Meeting in Colorado Springs the Friday before Thanksgiving, the Evangelical Theological Society (ETS) passed a simple resolution affirming God's foreknowledge.
"We believe the Bible clearly teaches that God has complete, accurate, and infallible knowledge of all events past, present, and future, including all future decisions and actions of free moral agents," the statement read. The resolution passed 253 to 66, with 41 members abstaining.
This reaffirmation of traditional belief was provoked by a decade-long discussion of open theism in ETS. Clark Pinnock of McMaster Divinity College, John Sanders of Huntington College, and Greg Boyd of Bethel College represent this newer view in the organization.
They emphasize God's self-limitation in dealing with humans. Because God desires people's free response, openness theologians say, he neither predetermines nor foreknows their moral choices. In the Bible, they say, God changes his mind, or "repents," in response to human actions.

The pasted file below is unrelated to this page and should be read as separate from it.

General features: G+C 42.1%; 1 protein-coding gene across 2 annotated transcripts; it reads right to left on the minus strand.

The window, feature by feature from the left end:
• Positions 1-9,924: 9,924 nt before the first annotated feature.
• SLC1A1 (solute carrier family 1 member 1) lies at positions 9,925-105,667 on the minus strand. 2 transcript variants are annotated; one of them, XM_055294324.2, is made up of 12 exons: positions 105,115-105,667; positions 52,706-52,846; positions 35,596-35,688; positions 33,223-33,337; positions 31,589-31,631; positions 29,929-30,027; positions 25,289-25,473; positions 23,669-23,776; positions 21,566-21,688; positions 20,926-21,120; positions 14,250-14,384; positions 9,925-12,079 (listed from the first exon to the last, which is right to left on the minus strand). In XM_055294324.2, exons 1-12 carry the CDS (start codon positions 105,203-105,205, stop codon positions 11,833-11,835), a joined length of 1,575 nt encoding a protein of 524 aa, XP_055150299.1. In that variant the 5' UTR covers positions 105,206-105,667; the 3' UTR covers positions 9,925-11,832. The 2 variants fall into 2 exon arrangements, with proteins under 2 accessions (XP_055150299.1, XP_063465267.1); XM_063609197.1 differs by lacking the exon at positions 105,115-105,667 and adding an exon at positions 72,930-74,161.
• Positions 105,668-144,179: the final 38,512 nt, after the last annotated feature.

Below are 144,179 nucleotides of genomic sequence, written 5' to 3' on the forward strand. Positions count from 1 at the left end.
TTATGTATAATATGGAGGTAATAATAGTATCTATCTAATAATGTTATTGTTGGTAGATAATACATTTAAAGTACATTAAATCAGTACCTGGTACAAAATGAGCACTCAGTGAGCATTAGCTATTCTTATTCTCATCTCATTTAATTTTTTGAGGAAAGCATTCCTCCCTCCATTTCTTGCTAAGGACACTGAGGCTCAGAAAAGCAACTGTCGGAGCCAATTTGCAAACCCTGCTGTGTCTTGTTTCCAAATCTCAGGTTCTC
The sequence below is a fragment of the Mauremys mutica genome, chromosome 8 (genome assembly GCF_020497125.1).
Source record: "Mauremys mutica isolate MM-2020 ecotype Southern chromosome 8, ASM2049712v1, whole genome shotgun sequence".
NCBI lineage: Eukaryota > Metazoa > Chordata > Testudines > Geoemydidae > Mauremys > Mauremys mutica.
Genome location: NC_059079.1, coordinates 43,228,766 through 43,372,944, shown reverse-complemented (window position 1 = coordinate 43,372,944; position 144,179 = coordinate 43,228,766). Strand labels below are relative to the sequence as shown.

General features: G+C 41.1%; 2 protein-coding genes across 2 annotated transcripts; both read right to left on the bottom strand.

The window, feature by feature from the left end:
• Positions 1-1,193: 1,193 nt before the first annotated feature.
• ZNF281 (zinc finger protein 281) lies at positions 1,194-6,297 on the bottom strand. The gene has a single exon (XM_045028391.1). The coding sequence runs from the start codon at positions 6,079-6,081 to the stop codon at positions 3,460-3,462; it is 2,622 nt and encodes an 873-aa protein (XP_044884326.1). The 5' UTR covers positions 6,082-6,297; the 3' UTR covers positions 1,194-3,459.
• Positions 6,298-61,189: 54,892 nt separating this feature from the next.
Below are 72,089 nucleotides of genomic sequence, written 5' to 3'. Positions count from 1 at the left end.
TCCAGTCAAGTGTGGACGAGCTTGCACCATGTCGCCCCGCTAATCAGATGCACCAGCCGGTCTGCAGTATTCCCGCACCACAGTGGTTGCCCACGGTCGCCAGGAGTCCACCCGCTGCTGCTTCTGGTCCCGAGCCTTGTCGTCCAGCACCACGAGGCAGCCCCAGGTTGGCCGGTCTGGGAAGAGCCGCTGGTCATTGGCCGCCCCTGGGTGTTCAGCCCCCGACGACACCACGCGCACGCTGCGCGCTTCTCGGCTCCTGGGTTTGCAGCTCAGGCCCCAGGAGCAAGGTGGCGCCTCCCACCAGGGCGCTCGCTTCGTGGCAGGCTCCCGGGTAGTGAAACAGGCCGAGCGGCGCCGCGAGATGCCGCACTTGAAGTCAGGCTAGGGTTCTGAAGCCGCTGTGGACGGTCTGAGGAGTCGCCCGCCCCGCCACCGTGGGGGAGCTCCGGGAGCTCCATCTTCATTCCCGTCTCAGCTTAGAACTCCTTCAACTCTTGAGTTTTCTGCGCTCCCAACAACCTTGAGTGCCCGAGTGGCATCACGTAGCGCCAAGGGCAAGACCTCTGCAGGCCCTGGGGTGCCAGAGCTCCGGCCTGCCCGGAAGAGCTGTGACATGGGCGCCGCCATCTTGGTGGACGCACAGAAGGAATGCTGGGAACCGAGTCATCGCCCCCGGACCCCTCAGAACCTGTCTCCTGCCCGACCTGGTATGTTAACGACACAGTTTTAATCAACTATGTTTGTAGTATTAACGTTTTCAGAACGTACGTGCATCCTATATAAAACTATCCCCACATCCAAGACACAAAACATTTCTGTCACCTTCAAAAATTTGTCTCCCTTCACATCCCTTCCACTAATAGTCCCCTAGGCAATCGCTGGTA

Many members of ETS believe open theism contradicts the society's commitment to the inerrancy of the Scriptures, the sole point of the organization's original doctrinal basis.
In a plenary address the day before the vote, Bruce Ware of Southern Baptist Theological Seminary outlined how open theism challenges belief in scriptural reliability. Despite widespread disagreement with open theism, many ETS members said that passing such a resolution was inconsistent with the organization's mission.
In his presidential address, Darrell Bock of Dallas Theological Seminary told members that the society should spend its energies on a lost world rather than on internal wrangles. Alan Johnson of Wheaton College ...1
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